View Single Post
Old 01-23-2013, 12:00 PM
Enchanted's Avatar
Enchanted Enchanted is offline
Join Date: Jan 2013
Location: Third planet from the Sun
Posts: 12

Hi Blopez5293. I’m sorta kinda with you. I don’t like the idea that little kids are watching porn although I did the same. But there is nothing anyone can do. I am into kink, I have some fetishes… but I don’t want little kids to be doing those… There are different types of porn out there... some of those really can harm...

Here is an excerpt from a BBC Newsbeat article.

"In some cases, yes. Guys tend to think it's all about performance, they think they've got to be sexual athletes.
"For girls, it's often about doing things which perhaps they wouldn't normally be comfortable with. Those are the dilemmas people come to us with."

Here are some excerpts from another BBC News article

A survey of 16-24 year olds by the University of Plymouth and the UK Safer Internet Centre found that one in three admitted porn had affected their relationships. ChildLine said it had seen a 34% rise in the last year in the number of calls from teenagers distressed by sexual images they had viewed online.

One 17-year-old, Rebecca, says porn changes boys' expectations of how girls should look. "Long hair, big boobs, big bum. If I had short hair, guys would be like, why short hair? You should grow it out."
Her classmate Femi says porn can worry boys too. "Maybe you're not physically living up to what porn is showing you," he says.

Karen, now 20, spoke to Radio 1's Newsbeat about the effect porn had on a relationship she had as a teenager.
"I met him first in sixth form. Porn was very much something he did with his friends, they shared websites, and talked about it often, a sort of hobby.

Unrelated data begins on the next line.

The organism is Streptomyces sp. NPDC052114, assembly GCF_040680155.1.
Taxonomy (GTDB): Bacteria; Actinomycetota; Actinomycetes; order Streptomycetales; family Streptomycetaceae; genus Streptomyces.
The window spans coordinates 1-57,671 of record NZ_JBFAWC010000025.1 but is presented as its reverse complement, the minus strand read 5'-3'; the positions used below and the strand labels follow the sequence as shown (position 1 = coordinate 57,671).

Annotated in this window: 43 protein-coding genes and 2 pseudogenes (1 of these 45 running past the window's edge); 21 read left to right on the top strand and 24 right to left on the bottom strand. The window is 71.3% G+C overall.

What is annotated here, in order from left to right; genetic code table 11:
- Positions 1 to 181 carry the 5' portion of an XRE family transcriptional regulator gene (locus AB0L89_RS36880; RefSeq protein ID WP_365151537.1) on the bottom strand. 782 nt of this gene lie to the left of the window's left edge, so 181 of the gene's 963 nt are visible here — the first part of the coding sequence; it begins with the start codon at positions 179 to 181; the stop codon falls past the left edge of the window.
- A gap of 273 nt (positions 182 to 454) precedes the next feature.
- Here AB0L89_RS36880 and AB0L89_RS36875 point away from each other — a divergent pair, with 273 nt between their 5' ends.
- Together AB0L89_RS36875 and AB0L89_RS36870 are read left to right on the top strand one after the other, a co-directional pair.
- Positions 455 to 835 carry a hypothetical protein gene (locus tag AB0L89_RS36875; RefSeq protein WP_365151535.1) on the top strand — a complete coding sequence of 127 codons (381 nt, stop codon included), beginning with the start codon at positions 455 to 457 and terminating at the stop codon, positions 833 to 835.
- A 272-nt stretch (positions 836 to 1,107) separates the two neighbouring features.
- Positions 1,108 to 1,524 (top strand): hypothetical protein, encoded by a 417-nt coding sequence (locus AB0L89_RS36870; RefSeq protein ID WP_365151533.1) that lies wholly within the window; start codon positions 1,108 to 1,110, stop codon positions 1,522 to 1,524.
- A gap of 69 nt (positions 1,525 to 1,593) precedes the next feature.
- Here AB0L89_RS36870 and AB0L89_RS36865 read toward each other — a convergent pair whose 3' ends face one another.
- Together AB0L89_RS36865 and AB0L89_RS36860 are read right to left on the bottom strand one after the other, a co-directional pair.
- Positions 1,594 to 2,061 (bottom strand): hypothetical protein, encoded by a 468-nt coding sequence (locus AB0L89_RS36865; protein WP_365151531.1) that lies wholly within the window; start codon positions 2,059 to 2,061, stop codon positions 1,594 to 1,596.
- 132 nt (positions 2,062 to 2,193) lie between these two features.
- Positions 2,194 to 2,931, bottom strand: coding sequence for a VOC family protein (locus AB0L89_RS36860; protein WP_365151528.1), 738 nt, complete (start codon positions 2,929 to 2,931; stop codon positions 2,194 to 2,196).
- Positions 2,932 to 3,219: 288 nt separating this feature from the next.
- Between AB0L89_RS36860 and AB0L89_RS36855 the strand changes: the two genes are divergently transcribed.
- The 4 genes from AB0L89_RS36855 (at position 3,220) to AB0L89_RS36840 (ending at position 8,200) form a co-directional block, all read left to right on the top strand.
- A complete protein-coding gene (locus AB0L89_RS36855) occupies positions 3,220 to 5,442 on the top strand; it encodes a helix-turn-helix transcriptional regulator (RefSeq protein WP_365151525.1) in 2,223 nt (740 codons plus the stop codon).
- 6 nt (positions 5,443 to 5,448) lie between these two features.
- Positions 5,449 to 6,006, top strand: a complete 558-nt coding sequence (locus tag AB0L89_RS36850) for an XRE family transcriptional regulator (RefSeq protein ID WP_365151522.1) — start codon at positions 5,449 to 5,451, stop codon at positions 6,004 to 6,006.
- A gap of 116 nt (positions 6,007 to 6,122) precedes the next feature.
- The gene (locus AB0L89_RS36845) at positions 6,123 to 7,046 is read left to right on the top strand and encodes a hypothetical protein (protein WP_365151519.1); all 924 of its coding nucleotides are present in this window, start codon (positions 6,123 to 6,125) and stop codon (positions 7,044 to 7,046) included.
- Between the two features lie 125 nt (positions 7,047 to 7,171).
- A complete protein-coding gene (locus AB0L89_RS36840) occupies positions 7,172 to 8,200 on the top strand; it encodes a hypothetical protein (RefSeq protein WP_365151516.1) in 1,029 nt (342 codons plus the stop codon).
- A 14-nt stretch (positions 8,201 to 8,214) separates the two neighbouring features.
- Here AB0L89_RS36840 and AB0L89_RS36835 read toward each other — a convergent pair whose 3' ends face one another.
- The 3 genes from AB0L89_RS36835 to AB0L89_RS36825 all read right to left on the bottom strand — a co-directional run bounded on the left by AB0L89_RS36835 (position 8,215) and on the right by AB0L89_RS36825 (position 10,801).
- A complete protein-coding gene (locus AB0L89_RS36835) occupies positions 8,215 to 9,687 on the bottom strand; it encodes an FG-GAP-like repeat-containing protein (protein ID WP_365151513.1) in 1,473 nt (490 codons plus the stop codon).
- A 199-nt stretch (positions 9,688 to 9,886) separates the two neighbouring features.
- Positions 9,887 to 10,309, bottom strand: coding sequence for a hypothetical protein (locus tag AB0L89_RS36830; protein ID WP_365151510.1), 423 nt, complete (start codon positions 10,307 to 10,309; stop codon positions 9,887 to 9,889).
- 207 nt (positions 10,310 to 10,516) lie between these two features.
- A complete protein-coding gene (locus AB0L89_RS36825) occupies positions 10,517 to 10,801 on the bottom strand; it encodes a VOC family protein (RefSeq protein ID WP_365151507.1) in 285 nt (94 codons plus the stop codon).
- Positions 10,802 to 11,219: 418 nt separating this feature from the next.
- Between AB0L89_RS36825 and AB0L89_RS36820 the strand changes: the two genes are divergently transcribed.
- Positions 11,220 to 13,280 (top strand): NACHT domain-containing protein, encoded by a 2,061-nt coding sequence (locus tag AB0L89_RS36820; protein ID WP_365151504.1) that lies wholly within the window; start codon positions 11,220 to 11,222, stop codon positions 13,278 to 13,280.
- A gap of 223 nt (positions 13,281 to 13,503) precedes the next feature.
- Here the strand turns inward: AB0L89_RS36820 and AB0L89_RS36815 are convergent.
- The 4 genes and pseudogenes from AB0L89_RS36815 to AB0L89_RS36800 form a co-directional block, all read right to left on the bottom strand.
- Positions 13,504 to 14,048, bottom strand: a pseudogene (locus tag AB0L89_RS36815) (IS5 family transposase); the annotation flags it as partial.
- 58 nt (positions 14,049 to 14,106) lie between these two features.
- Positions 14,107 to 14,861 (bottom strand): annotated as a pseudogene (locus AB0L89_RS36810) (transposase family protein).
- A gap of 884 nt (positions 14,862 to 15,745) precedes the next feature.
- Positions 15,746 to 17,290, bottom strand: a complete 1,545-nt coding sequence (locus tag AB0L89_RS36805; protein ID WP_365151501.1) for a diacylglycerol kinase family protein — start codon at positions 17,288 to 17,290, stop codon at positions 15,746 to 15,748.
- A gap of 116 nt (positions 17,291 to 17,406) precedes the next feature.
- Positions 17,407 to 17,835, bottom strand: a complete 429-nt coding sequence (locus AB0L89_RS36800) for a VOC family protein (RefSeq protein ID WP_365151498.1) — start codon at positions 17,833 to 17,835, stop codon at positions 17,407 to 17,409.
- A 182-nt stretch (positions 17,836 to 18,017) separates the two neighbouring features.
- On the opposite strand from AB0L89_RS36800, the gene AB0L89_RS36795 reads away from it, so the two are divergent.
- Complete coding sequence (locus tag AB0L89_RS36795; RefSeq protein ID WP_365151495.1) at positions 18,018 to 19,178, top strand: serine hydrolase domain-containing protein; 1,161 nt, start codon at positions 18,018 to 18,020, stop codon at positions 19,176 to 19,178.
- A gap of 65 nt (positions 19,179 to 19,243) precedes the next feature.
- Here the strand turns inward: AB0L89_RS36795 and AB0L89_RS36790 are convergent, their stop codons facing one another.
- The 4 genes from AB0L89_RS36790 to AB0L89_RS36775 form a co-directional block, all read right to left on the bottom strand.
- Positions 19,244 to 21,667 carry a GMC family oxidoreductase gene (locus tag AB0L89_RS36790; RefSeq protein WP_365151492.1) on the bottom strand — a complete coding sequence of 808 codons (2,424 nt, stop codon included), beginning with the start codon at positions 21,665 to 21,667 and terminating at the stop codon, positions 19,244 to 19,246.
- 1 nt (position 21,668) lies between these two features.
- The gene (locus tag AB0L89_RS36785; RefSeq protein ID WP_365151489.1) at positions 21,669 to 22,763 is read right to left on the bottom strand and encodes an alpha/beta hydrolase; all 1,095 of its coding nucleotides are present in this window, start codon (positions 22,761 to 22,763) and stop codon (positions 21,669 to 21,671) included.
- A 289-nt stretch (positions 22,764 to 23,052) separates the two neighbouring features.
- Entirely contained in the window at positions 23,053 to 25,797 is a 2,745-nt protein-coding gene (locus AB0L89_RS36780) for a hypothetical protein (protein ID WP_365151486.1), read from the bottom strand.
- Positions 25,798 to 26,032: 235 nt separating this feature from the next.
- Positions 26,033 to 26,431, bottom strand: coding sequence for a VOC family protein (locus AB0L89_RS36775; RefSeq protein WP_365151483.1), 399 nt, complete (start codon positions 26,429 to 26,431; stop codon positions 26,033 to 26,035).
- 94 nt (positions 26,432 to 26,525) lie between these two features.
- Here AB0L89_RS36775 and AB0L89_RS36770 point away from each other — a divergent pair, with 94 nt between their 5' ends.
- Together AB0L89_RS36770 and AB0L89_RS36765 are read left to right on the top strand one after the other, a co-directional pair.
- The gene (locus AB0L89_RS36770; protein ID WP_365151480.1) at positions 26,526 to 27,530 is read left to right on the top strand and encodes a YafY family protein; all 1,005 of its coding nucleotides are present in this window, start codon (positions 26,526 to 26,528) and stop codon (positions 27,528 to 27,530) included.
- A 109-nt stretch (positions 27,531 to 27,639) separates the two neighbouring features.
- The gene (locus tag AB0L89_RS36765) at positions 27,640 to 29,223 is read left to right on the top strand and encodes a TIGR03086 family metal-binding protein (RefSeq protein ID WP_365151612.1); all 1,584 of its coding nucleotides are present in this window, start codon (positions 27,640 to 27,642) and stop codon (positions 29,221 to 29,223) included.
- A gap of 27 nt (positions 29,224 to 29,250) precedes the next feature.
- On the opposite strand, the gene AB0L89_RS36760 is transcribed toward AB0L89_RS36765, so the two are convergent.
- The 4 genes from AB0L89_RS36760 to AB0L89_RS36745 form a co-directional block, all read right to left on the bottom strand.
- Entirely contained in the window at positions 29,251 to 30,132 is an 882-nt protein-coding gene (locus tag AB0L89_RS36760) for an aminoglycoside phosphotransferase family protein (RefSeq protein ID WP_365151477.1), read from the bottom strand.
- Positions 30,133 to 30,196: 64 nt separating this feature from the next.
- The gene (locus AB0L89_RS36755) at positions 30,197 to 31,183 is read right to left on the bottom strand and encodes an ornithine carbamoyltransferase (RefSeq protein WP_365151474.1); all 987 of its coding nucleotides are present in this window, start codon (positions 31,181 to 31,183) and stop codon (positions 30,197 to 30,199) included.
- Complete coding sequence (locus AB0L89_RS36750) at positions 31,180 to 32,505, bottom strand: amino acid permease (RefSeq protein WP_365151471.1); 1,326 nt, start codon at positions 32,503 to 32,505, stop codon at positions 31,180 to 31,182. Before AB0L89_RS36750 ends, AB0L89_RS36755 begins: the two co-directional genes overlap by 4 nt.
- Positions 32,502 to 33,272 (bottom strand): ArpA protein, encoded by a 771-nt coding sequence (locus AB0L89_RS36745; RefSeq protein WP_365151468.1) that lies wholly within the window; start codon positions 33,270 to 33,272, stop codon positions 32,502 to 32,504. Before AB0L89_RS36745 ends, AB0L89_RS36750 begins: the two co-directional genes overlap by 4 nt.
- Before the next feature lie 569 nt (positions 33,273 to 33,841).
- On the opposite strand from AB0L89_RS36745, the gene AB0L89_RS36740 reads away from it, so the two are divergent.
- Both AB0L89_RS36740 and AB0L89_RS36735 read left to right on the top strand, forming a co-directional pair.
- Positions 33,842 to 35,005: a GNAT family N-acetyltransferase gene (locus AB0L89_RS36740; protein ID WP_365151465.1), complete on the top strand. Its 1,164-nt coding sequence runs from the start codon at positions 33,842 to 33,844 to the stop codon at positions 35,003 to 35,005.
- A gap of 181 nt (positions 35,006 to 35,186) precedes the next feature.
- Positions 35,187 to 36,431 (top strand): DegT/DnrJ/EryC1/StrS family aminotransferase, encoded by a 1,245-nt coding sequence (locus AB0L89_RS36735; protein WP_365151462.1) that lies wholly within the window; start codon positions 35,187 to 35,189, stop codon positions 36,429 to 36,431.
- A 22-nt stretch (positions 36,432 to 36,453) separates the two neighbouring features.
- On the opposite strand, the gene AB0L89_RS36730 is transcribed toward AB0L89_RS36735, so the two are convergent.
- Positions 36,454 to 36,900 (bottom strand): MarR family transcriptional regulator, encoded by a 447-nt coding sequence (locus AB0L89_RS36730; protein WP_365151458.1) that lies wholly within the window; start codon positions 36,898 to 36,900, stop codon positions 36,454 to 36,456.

"When he got more comfortable with me, he liked us to watch it together. That's when I started to realise it wasn't normal stuff, it was a bit darker than that.
"Because that was the only experience that I had of it, I thought there was something wrong with me for not enjoying it.
"Very violent... sex, hitting, slapping, scratching, pulling, sort of doing what he wanted at the speed he wanted to do it, and no sort of consideration or care for how it would make me feel.
"He was a boy, he wasn't a rapist in an alley jumping out at people; he thought it was normal and that was what everyone was doing."

You can't ignore it. You can't force him to stop watching porn. If he doesn't have a smartphone chances are at least one of his friends does.

Here is my suggestion what the article has…

Gallop thinks parents should also have more of an open dialogue with their children.
"The key is not to get embarrassed, or say something like 'nice girls don't do that', and it doesn't matter if a child doesn't really want to listen, the important thing is to keep the line of communication open," she says.

But again, I am not a parent. I don’t know how to raise a child.
Reply With Quote